Ag Tech News
Novel Use of Laser Technology Reveals Interactions between Roots, Soil Organisms
UNIVERSITY PARK, Pa. — A novel use of a custom laser system — developed in Penn State’s College of Agricultural Sciences eight years ago — allows researchers to see how soil organisms affect plant roots. The discovery has implications for future breeding of more resilient and productive crops, according to an international team of scientists.
“This research shows how we can use laser ablation tomography — often referred to as LAT — to visualize the anatomy of roots from several crop species, and see how soil organisms such as fungi, herbivorous nematodes and insects interact with these roots in three dimensions,” said Jonathan Lynch, distinguished professor of plant science.
Lynch’s research group developed the unique technology in 2011 for other root-analysis applications in collaboration with then-undergraduate student Ted Reutzel, now with Penn State's Applied Research Laboratory, and current LAT entrepreneur Ben Hall of Lasers for Innovative Solutions (L4IS). Lynch explained that researchers using LAT can measure the light spectra given off by different cells cut by the laser to differentiate between various tissues. This differentiation is based on the cells' chemical composition.
“LAT not only can provide us with a novel perspective of interactions among roots and soil organisms, but we also are able to process many root samples in a short period of time with this technology,” he said. “That high throughput rate addresses a major limitation for other researchers who are interested in conducting genetic studies and running breeding programs to develop crops that are more resistant to soil pathogens.”
Soil biota have important effects on crop productivity, but they are difficult to study, noted researcher Christopher Strock, a postdoctoral scholar in the Lynch lab who spearheaded the project. He explained that laser ablation tomography allows for rapid, three-dimensional quantitative and qualitative analysis of root anatomy, providing new opportunities to investigate interactions between roots and soil organisms.
In the study, recently published in the Journal of Experimental Botany, researchers used LAT for analysis of corn roots colonized by arbuscular mycorrhizal fungi, corn roots fed on by western corn rootworm, barley roots parasitized by cereal cyst nematode, and common bean roots damaged by Fusarium fungi.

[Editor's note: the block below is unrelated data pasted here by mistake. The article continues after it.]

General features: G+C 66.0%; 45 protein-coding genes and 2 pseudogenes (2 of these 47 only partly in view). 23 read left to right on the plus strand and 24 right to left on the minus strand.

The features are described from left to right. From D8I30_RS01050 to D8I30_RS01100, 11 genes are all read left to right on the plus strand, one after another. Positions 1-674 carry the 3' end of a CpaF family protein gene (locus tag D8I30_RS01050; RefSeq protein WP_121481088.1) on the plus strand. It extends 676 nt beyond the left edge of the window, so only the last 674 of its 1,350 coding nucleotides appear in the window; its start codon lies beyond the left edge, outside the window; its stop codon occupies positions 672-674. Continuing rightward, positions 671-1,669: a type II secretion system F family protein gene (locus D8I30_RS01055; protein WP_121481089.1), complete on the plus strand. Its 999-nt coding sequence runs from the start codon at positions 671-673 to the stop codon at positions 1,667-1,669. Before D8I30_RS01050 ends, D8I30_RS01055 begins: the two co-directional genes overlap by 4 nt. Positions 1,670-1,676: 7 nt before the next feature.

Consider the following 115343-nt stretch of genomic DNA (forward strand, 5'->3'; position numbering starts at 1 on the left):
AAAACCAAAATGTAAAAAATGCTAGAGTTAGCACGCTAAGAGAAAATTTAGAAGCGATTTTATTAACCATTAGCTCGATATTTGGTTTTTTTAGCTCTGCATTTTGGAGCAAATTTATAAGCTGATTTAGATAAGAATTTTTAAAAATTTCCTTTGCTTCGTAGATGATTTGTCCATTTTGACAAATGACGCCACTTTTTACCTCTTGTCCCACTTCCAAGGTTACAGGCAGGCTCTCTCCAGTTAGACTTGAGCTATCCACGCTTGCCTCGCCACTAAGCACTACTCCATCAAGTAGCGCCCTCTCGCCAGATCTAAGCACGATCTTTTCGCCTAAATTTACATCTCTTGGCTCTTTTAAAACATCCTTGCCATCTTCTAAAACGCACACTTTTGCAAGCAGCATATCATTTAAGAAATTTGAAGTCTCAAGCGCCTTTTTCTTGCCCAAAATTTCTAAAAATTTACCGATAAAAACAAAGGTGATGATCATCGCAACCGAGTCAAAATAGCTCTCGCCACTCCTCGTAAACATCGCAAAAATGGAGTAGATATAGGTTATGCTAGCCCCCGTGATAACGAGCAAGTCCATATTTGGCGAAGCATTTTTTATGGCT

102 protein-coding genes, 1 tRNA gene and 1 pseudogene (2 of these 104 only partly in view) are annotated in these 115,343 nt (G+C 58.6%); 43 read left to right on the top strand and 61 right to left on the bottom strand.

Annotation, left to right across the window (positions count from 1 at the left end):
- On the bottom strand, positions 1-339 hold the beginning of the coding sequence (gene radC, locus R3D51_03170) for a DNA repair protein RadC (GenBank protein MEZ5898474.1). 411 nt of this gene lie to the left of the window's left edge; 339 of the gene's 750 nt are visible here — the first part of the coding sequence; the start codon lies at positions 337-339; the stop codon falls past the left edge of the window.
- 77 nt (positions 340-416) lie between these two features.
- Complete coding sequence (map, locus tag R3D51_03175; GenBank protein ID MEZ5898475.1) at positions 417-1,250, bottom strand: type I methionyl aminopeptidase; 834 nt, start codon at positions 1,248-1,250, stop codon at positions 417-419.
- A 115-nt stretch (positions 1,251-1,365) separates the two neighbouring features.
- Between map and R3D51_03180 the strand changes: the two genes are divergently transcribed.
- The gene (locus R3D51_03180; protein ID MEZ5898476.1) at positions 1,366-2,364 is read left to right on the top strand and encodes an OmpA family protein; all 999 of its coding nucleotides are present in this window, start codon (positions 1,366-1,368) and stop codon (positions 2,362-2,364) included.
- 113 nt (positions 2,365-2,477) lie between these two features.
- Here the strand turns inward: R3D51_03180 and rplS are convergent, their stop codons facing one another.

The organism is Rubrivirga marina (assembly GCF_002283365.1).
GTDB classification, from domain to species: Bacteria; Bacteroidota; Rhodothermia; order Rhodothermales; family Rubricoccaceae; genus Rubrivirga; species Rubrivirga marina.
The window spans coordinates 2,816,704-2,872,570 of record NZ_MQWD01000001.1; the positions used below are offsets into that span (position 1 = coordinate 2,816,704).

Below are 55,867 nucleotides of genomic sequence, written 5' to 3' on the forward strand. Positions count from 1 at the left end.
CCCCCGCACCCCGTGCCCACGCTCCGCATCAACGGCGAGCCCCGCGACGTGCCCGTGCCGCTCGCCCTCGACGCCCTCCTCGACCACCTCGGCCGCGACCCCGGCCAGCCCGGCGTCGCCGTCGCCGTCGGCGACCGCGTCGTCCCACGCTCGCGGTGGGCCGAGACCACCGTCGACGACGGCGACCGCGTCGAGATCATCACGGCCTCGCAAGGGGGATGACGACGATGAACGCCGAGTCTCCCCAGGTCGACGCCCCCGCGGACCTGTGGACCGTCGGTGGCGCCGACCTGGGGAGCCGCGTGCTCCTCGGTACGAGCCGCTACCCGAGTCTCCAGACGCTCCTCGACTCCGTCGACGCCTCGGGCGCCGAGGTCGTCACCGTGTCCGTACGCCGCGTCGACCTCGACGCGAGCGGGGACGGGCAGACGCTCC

Ultraviolet excitation of root tissues affected by soil organisms resulted in differing natural fluorescence signals that allow the researchers to classify tissues and anatomical features, Strock pointed out. The system displayed samples in three dimensions, enabling quantification of the volume and distribution of fungal colonization, western corn rootworm damage, nematode feeding sites, and tissue compromised by Fusarium.
“Because of its capability to process many root samples quickly, LAT serves as an excellent tool to conduct large, quantitative screenings to characterize genetic control of root anatomy and interactions with soil organisms,” Strock said. “This technology improves interpretation of root-organism interactions in relatively large, opaque root segments, providing opportunities for research investigating the effects of root anatomical traits on associations with soil organisms.”
Laser ablation tomography is conducted at only two other locations in the world: at Lasers for Innovative Solutions (L4IS) in State College, Pennsylvania, run by Hall — an alumnus of the Department of Plant Science who co-invented the technology with Lynch and Reutzel; and at the U.K.'s University of Nottingham, which is partnering with Penn State on plant science initiatives. The Lynch research group is helping to get a new LAT system up and running at Nottingham.
“The ultimate goal of my lab is to conduct research that leads to the development of crops with better growth under limited water and nutrient availability, and LAT is an important tool we have to accomplish that,” Lynch said. “By demonstrating the versatility of the technology, we pave the way for other scientists to use it to address questions about roots and soil interaction at the anatomical level.”
Also involved in the research were Kathleen Brown, professor of plant stress biology; Hannah Schneider, postdoctoral scholar in plant science; Tania Galindo-Castañeda, doctoral degree student; and Xiangrong Guo, undergraduate student, all at Penn State; Bart Van Gansbeke and Diane Mather, University of Adelaide, Australia; and Mitchell Roth and Martin Chilvers, Michigan State University.
The Fulbright Foundation, Sustainable Agriculture Research and Education Program; USAID, Feed the Future Legume Innovation Laboratory for Climate Resilient Beans; U.S. Department of Energy, Advanced Research Projects Agency; and the U.S. Department of Agriculture, National Institute of Food and Agriculture, supported this research.